Grenfell Tower: executive still on full pay despite resignation

Guardian Web |

The chief executive of the organisation that managed Grenfell Tower is still being paid his full salary despite resigning from the top job in the wake of the blaze that claimed at least 80 lives, the Guardian understands.

Robert Black remains on the books of the Kensington and Chelsea Tenant Management Organisation and is believed to be receiving a six-figure salary while he helps the organisation respond to multiple investigations.

Related: Grenfell campaigner calls for return of local assets as reparation

A spokesman for the KCTMO confirmed that Black was being paid as before the fire but said that assisting multiple inquiries into the causes and aftermath of the fire was a full-time job.

“There’s a dual role for the TMO at the moment,” the spokesman added. “One is to make sure we cooperate as fully as we can with the inquiry process and the other is that we have an essential service to provide to tenants across the borough.”

A survivors’ group voiced its unhappiness with the situation of Black’s pay. “It is ludicrous and outrageous that he is being paid anything,” said Yvette Williams, campaign coordinator for the Justice4Grenfell group.

One of the inquiries that Black is helping with is the public inquiry into the Grenfell fire, which will be formally opened on Thursday by retired appeal court judge Sir Martin Moore-Bick.

Williams added: “No one else is being paid a salary to participate in the public inquiry. I don’t think people will be very happy about this but they have the right to know. It is the old boys’ network: we always look after our own regardless of what they have done. Class and money still operates here. This is it.”

Black stepped aside from his role as chief executive in June “in order that he can concentrate on assisting with the investigation and inquiry”, the organisation said in a statement at the time.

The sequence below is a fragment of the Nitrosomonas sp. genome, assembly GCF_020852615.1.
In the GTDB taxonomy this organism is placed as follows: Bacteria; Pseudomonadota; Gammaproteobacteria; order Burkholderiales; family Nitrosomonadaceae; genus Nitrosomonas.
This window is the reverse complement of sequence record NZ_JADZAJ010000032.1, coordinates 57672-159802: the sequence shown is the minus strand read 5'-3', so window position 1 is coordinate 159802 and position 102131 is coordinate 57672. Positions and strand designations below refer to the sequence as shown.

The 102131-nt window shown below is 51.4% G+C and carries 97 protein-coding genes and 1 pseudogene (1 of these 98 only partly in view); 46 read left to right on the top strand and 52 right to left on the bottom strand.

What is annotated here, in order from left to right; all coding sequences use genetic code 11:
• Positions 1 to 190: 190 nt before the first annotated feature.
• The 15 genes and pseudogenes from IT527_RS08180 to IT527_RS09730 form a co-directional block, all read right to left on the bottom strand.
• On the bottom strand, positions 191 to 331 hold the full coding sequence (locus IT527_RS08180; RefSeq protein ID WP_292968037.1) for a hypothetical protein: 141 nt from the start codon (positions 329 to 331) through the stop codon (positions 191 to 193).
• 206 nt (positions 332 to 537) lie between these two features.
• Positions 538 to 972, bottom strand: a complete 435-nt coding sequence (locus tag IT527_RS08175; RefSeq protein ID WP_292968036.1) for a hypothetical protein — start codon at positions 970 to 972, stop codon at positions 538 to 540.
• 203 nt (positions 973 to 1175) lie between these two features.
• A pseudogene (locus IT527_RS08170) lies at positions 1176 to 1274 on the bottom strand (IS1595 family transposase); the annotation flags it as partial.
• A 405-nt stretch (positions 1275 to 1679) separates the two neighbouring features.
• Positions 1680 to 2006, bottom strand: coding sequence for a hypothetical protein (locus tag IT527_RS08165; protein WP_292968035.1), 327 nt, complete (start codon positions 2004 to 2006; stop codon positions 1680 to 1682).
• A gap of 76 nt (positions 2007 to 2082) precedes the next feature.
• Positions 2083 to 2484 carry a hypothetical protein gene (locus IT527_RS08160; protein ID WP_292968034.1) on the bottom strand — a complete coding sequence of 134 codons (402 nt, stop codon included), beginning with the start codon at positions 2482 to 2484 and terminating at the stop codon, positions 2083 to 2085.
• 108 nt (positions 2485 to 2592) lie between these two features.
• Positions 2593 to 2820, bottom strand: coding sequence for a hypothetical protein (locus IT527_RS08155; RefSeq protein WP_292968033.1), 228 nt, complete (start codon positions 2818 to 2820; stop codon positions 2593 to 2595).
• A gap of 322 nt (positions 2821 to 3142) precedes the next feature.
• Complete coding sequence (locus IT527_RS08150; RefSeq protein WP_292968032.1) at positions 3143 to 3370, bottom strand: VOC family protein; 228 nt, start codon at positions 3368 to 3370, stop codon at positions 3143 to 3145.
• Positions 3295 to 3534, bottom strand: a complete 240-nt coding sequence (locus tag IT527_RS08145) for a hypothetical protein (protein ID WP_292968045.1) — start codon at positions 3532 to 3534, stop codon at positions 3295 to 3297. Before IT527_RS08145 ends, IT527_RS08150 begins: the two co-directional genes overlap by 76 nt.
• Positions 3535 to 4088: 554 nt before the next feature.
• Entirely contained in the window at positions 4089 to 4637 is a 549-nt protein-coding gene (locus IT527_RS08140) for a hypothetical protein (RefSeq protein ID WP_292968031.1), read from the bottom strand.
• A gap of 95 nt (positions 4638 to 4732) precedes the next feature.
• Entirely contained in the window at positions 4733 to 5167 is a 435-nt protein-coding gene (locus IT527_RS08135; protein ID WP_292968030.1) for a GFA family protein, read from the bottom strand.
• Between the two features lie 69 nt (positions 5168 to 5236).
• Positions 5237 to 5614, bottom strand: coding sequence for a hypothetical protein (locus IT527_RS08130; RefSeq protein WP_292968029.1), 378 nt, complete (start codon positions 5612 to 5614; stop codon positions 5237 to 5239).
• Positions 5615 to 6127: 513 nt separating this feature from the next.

His precise salary is not made public, but the latest accounts filed by KCTMO with Companies House show that “key management personnel”, led by Black, shared £760,000 in salaries.

Three other executives, described as senior management in accounts, remain in post. They are Sacha Jevans, Yvonne Birch and Barbara Matthews.

An interim chief executive, Elaine Elkington, has been appointed to oversee the running of the KCTMO’s remaining council housing in the borough. She previously spent 10 years at Birmingham city council, latterly as strategic director of homes and neighbourhoods.

The TMO is also assisting investigations by the London fire brigade and the Metropolitan police, which is examining possible corporate manslaughter. In August, Theresa May confirmed that the TMO would be removed from the management of the Lancaster West estate where the Grenfell Tower stands.

The KCTMO’s main source of income is an £11m annual management fee from the Royal Borough of Kensington and Chelsea to look after its housing stock. RBKC declined to comment on the payments to Black.

Both the TMO and RBKC are set to be key players in the independent inquiry, which begins in central London on Thursday with an opening statement from Moore-Bick.

The launch comes 13 weeks after the fire and with 60 of the victims so far identified. They range in age from Logan Gomes, who was stillborn in hospital on 14 June and has been counted by police as a victim, to 77-year old Abdeslam Sebbar.

A live televised relay of proceedings at the Connaught Rooms in Covent Garden will be shown to local residents at the Notting Hill Methodist church close to the burned-out hulk of Grenfell Tower.

The inquiry is not expected to start taking evidence until next month at the earliest.

The latest inquest opened on Wednesday. Westminster coroner Dr Fiona Wilcox heard that the remains of Amna Mahmud Idris, 27, were discovered on the 23rd floor and were identified through her DNA.

The shadow housing secretary, John Healey, urged the government not to use the inquiry “as a further excuse to delay urgent measures to keep high-rise tenants safe” across other parts of the country and complained “the support for Grenfell Tower survivors has been woeful”.

Healey told Sajid Javid, the communities secretary: “Last week on 5 September you reported to the House of Commons that only two households had moved into new permanent accommodation. What action are you taking to rectify this failing? Why is this process still so slow, and when will all survivors be rehoused in new permanent accommodation in the local area?”

He also reiterated his call for sprinklers to be retrofitted in tall housing blocks and urged an immediate rewriting of building regulations.

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